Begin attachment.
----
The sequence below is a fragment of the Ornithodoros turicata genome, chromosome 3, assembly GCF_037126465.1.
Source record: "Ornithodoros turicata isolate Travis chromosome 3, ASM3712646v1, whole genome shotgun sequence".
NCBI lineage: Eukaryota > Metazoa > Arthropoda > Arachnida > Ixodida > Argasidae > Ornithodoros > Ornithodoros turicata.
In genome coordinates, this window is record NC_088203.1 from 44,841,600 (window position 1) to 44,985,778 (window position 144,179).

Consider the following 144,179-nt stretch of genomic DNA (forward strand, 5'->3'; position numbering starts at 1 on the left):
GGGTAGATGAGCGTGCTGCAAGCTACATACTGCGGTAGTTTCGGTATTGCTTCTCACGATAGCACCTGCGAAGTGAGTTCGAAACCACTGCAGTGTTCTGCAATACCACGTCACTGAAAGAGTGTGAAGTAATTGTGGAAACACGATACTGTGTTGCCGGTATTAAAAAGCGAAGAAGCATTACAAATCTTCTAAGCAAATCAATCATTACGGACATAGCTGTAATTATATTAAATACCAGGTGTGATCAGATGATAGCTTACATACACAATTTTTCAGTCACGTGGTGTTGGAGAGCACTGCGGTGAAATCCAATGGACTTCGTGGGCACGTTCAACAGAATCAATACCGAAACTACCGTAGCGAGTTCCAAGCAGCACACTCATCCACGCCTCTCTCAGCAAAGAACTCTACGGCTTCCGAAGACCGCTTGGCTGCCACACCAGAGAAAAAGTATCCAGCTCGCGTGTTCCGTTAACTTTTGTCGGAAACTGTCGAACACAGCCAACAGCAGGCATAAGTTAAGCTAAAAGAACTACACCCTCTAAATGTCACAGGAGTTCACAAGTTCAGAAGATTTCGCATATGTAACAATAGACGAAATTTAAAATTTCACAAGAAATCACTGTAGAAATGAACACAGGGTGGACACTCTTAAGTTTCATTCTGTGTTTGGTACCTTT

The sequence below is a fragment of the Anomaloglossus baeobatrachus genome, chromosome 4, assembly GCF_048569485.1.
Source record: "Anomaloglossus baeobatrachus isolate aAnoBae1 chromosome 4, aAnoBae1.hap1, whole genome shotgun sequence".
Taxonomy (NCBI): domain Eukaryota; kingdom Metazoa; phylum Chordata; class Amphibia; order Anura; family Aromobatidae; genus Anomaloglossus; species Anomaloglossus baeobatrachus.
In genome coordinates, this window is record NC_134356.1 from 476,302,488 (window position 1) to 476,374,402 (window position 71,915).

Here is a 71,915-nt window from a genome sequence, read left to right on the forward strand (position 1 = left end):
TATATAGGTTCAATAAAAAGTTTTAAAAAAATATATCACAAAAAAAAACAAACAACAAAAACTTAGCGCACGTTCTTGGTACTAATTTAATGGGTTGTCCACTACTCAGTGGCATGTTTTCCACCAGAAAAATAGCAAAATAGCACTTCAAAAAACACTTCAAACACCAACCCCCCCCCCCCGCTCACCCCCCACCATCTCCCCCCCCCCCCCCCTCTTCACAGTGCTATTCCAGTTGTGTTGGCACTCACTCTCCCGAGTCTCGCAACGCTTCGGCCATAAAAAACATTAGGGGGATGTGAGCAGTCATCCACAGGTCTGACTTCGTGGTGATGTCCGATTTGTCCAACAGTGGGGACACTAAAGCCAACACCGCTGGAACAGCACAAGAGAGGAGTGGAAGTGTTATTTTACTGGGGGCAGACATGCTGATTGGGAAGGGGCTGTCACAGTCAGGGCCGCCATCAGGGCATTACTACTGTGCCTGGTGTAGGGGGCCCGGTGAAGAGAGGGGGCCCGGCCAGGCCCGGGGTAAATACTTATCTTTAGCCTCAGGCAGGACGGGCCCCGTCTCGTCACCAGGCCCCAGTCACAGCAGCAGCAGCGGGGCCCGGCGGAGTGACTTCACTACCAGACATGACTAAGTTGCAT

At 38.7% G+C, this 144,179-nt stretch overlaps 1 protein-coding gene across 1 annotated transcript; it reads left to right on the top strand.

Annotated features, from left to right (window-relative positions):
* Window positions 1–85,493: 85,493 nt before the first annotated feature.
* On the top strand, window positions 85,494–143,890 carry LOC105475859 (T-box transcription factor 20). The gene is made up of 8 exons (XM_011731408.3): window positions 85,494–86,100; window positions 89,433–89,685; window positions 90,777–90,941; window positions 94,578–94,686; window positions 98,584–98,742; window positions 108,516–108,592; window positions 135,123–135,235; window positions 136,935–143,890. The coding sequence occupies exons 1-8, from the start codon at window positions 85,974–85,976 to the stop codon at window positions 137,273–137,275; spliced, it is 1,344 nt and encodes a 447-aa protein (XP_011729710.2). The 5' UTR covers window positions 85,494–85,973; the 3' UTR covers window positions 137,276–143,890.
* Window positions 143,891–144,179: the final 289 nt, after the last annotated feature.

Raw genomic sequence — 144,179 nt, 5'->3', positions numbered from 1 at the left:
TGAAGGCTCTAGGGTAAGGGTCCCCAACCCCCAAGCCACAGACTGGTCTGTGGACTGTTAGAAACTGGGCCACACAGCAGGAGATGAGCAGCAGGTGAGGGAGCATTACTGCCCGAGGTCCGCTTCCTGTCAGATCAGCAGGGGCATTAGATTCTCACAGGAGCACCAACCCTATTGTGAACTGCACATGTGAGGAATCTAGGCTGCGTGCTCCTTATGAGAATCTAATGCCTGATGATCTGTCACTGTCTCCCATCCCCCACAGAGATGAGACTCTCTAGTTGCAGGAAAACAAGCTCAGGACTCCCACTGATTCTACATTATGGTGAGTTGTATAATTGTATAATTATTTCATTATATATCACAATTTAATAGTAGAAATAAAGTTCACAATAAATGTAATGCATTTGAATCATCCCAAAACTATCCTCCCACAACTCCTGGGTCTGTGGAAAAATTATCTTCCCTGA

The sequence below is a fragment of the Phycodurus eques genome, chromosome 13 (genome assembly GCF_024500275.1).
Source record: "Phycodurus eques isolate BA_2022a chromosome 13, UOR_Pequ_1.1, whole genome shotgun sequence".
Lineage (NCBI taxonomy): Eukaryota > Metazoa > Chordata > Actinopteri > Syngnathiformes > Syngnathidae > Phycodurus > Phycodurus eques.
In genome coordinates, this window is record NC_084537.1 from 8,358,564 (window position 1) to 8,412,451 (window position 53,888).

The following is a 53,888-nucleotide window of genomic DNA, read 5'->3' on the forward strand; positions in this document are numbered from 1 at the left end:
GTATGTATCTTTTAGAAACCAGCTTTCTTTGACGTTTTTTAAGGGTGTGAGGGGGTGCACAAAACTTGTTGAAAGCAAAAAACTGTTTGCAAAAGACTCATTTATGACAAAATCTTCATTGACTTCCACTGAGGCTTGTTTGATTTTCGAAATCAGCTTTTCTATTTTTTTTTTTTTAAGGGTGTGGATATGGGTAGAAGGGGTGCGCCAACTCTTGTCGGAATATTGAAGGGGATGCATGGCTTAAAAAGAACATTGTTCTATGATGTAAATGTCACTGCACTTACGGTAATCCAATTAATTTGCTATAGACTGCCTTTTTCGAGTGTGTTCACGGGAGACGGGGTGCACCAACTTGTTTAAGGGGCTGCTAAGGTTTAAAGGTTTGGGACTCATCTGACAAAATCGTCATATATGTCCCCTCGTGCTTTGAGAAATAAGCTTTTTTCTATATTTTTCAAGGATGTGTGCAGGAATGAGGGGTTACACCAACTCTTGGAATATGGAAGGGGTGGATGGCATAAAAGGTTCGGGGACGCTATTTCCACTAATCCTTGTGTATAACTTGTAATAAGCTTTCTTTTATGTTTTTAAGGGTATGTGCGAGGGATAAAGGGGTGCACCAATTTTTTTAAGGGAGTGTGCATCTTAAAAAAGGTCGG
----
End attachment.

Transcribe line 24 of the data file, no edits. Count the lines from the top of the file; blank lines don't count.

The following is a 53,888-nucleotide window of genomic DNA, read 5'->3' on the forward strand; positions in this document are numbered from 1 at the left end: